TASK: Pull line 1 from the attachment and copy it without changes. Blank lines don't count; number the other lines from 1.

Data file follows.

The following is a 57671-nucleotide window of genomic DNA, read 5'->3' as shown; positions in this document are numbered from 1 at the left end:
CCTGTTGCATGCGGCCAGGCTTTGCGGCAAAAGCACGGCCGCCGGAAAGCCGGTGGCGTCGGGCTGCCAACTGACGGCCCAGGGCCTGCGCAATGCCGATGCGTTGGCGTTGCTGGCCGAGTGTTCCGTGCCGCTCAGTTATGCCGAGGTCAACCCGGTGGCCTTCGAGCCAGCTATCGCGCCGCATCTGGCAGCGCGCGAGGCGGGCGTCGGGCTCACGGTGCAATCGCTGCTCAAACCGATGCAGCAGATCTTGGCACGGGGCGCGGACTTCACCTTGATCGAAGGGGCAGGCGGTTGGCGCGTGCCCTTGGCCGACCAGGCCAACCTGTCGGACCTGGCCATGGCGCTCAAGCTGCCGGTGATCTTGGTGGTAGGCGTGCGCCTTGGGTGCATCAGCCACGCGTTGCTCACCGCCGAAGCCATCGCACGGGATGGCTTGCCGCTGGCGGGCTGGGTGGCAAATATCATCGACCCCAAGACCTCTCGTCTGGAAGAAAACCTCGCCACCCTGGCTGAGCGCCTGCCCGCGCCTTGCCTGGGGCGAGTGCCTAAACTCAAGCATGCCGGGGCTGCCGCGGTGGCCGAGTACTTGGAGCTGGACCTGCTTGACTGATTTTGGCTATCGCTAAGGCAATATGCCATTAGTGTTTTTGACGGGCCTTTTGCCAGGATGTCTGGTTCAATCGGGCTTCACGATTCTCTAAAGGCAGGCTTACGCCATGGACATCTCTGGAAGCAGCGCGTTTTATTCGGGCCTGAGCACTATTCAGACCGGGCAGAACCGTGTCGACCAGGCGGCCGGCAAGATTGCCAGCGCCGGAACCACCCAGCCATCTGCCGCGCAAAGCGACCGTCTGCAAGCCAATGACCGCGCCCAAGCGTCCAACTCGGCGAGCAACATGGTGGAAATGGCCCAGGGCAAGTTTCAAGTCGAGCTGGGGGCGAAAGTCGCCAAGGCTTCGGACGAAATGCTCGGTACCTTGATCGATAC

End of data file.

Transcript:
The following is a 57671-nucleotide window of genomic DNA, read 5'->3' as shown; positions in this document are numbered from 1 at the left end: